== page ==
I do think, overall, too, people stopped relying on themselves a little bit. Restaurant life is easy. You snap in there and you just park, and it’s like being like an adolescent forever. You just … “I want this, I want this,” you order people around, they give you food, you hand a piece of plastic, and you leave. I feel like I don’t think I have to give too many examples that are society’s, in many ways, deteriorating around us. I’m not going to say brunch is the culprit, but I’m saying brunch is the culprit.
Brett McKay: Brunch keeps you a perpetual adolescent. Dinner parties are for grown ups, because you do it yourself.
Brendan Newnam: Agreed. Among many reasons, dinner parties, here’s the thing. There’s the host of the dinner party, and that person has to be on point. You’re an uber adult, in some sense, and yet, the guests … I’m not saying, the world doesn’t have to be some militaristic operation. The guests there get to fully, completely relax. In fact, if you’re a guest, your job is to relax, is to enjoy yourself. Why we also advocate for dinner parties is they happen in your private home. In a private home, then, things can actually … You can be fully human. Can you pick up a guitar at a restaurant and start strumming some silly song because you light up a cigarette? Could you dance on the tables? Those things cannot happen at a brunch spot, but they can happen at a dinner party.
I don’t want people to think that a dinner party has to be this formal affair, but it’s more like yes, it’s more of an adult setting because you’re in someone’s home, there’s someone hosting it, and it’s at the end of the day, after you’ve done your adult things. We have some rules of the road about dinner parties that we’re very flexible about ultimately, but things like at a dinner party, we think that you shouldn’t have your employer there. You shouldn’t have more than 25% immediate family. You shouldn’t have things that make you feel obligated and that may impinge upon you feeling completely free, in a sense.
Brett McKay: I really think that idea of why people don’t throw dinner parties, particularly, I think, millennials, in the age of Instagram where everything has to look perfect, they don’t want to do it themselves because they don’t feel like they can meet the expectations that the internet will have for them on what a party or a get together should look like, so they’re just like, “I’ll just outsource that and go somewhere else,” where a restaurant takes care of it, and it looks really cool. It makes for great Instagram photos at a swanky … Not a swanky restaurant, a hip restaurant that’s serving brunch.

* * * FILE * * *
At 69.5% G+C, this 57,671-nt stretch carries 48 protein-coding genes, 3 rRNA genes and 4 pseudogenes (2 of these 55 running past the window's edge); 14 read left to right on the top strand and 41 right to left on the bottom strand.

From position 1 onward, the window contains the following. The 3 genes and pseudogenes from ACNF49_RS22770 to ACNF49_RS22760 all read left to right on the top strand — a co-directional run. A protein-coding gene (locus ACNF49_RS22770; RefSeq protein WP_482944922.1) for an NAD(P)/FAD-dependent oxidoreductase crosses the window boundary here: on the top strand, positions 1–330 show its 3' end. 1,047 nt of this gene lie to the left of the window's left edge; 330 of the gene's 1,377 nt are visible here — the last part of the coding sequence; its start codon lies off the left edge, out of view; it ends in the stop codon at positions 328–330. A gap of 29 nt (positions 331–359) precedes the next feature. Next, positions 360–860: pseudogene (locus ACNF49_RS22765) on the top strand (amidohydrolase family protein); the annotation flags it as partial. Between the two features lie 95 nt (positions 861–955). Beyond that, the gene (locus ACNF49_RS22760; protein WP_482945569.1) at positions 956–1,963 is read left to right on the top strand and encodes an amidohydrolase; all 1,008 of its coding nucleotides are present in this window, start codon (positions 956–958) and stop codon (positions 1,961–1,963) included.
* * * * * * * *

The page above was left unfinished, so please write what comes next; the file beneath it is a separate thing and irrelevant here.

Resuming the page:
Brendan Newnam: Exactly right. I feel like that’s short circuited us, and made us feel bad about ourselves in many ways, but look, has anyone invited you … Have you ever been invited to dine at someone’s house and gone there and been like, “This food is awful?” No, you’re excited that someone invited you over. You’re excited that you’re able to talk with your friends and listen to some music, and what a treat for you, as the guest, to just not even have to pay, frankly, even on that basic a level. The idea that the food has to be perfect, or that the timing has to be … Perfect, is a bit naïve because what makes a dinner party, part of the beauty of it, is that it is artisanal.
It is a reflection of the host, and it isn’t some business plan that’s been dialed in like a restaurant, so it is going to have some rough edges. I think if anything, what makes a dinner party better than an ideal brunch or Instagram is that it’s human, and that’s what makes people feel comfortable. If you go to a dinner party and it is stuffy and everything is perfect, you’re not going to feel comfortable, in a sense. It sets unrealistic expectations.
Brett McKay: Hosting dinner parties is often seen as something that ladies do. I think dinner party, I think 1950’s etiquette manuals, like you said, the tablecloth, the silverware, whatever. Make the case that dudes should be throwing dinner parties, too.